In-yer-face theatre, which emerged in Britain in the 1990s, became extremely popular on the stages of Istanbul in the new millennium. Some critics considered this new outburst as another phase of imitation. This phase, however, gave way to a new wave of playwrights that wrote about Turkey’s own controversial problems. Many topics, such as LGBT issues, found voice for the first time in the history of Turkish theatre. This study examines why in-yer-face theatre became so popular in this specific period and how it affected young Turkish playwrights in the light of Turkey’s political atmosphere.
This paper examines whether certain computer games, most notably RPGs, can be thought of as examples of the postmodern epic. Drawing on more recent critical frameworks of the epic, such as the ones proposed by Northrop Frye, Adeline Johns-Putra, Catherine Bates or John Miles Foley, the demonstration disembeds the most significant diachronic features of the epic from its two main media of reproduction, that of text and oral transmission, in order to test their fusion with the virtual environment of digital games. More specifically, I employ the concept of “epic mode” in order to explain the relevance of The Elder Scrolls: Skyrim for the history of the epic typology, which must now be understood as transmedial. I illustrate the manner in which this representative title assimilates the experience and performance of the epic, as well as several meaningful shifts in terms of genre theory, the most notable of which is an intrinsic posthuman quality. The experience of play inherent to Skyrim does not only validate the latter as an authentic digital epic of contemporary culture, but it also enhances the content, role and impact of the typology itself, which is yet far from falling into disuse.1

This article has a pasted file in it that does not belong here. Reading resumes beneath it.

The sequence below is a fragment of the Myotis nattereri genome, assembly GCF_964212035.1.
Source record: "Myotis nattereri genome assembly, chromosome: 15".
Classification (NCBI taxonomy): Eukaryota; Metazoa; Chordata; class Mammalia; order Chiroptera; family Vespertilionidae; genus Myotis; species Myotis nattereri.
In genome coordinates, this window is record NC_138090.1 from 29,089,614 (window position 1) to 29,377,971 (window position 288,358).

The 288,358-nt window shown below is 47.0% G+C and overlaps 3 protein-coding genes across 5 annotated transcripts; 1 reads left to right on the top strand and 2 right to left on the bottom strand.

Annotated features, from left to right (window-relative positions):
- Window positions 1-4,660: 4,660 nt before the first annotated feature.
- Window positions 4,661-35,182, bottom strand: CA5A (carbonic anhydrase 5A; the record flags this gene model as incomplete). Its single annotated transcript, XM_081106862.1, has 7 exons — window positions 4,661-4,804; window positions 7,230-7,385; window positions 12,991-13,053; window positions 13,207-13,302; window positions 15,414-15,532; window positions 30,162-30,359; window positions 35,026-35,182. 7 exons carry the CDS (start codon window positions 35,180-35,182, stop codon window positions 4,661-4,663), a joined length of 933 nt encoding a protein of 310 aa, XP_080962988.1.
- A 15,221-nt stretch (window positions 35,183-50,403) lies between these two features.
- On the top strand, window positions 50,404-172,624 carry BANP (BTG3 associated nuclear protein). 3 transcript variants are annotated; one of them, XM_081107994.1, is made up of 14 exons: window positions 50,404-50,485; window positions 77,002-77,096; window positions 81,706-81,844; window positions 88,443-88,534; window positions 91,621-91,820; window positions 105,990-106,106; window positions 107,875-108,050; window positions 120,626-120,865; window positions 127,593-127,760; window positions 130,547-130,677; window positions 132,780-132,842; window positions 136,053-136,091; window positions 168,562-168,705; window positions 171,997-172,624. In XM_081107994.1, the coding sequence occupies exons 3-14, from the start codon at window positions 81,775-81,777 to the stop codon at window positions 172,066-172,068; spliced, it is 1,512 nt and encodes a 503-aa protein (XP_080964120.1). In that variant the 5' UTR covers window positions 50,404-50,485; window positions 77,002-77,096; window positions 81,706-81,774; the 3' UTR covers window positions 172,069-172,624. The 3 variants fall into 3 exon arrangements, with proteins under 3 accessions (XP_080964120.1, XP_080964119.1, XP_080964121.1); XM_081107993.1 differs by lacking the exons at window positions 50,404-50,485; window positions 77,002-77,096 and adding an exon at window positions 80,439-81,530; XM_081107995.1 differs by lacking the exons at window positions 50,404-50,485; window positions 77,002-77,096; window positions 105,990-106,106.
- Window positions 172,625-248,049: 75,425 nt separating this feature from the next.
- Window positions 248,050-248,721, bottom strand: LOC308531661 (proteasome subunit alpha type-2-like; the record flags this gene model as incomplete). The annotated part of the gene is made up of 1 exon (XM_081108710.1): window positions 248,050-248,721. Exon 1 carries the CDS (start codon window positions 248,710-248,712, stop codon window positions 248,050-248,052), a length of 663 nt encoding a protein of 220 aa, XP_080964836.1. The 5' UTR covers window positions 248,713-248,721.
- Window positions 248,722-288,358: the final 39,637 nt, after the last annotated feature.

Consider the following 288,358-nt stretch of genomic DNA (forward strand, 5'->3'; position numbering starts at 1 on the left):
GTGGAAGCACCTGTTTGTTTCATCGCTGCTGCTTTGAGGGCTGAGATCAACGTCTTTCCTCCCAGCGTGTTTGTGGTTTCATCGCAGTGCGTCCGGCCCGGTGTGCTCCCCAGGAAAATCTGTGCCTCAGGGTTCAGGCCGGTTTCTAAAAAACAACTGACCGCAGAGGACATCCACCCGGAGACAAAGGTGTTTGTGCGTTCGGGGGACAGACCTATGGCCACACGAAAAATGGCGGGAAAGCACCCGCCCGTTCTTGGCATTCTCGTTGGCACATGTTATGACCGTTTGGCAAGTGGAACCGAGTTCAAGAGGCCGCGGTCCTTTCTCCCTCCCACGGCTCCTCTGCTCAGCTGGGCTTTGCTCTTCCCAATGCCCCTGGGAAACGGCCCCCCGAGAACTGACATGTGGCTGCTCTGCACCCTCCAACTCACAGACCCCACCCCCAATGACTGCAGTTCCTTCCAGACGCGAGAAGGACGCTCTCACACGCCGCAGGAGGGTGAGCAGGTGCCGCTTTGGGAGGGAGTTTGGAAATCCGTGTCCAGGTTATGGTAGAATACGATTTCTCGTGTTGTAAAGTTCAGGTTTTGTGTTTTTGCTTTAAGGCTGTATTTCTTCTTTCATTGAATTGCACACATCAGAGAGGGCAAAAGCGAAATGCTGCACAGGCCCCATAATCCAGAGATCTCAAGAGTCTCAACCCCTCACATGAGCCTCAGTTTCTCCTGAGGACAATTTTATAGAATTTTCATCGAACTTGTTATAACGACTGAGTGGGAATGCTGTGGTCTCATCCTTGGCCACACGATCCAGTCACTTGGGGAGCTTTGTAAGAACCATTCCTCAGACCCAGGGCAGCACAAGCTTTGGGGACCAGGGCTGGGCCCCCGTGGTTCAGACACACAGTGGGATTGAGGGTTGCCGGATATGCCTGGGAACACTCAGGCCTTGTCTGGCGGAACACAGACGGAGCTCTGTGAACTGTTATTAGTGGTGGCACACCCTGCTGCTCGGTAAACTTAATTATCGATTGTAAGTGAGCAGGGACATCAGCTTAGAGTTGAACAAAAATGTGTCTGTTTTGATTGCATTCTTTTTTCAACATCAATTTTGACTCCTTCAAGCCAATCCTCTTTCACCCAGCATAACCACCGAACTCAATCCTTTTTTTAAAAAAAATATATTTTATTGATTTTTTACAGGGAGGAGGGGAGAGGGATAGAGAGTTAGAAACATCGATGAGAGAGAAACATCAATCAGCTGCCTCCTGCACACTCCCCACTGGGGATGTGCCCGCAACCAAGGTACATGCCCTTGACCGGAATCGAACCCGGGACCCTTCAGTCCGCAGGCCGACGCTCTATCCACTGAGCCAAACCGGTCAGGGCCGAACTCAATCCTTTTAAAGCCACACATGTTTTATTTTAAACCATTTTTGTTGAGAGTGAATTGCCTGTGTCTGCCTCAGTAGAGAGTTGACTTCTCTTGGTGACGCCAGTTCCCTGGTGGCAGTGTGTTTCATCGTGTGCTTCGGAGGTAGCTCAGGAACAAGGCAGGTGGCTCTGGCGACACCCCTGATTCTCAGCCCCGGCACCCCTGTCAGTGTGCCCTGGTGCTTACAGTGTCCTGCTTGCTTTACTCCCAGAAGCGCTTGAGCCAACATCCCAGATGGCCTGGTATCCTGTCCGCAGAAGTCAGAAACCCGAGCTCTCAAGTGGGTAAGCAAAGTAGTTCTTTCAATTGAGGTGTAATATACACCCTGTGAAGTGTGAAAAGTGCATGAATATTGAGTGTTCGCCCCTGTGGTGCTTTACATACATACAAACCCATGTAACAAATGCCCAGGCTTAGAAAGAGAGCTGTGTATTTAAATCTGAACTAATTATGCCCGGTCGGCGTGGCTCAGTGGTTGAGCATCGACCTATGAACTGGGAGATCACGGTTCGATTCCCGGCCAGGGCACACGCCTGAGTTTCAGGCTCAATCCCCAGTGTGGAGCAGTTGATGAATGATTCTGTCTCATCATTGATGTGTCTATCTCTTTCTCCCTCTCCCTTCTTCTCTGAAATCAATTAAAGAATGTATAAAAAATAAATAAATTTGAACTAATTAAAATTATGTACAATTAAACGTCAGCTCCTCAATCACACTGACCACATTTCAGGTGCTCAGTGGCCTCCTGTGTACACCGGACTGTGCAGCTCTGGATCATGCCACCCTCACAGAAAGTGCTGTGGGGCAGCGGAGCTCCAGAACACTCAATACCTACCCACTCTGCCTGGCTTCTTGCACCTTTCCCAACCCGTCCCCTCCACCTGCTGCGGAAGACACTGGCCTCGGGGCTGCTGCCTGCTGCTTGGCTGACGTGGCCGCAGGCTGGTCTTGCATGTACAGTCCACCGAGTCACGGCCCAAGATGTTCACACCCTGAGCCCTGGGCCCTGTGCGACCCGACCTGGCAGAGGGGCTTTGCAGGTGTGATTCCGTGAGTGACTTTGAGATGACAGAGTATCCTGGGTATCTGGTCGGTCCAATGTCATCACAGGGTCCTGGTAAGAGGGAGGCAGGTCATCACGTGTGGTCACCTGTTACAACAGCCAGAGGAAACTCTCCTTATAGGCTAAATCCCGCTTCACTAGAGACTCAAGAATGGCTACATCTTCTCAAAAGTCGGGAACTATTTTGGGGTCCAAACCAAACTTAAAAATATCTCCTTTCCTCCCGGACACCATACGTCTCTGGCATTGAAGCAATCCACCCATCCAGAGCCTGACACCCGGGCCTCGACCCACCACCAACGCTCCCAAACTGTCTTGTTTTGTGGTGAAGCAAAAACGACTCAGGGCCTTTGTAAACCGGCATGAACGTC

The 1920s marked a fervent time for artistic and literary expression in the United States. Besides the famous authors of the decade, including F. Scott Fitzgerald, Ernest Hemingway, and William Faulkner, Anzia Yezierska and Nella Larsen, among other female writers, also managed to carve “a literary space” for their stories. Yezierska and Larsen depicted the struggles and tribulations of minority women during the fermenting 1920s, with a view to illustrating the impact of ethnicity and race on the individual female identity. Yezierska, a Jewish-American immigrant, and Larsen, a biracial American woman, share an interest in capturing the nuances of belonging to a particular community as an in-between subject. Therefore, this essay sets out to examine the intersections of gender, race, ethnicity, and choice in shaping individual identities in public and private in-between spaces in Yezierska’s Salome of the Tenements (1923) and Larsen’s Quicksand (1928).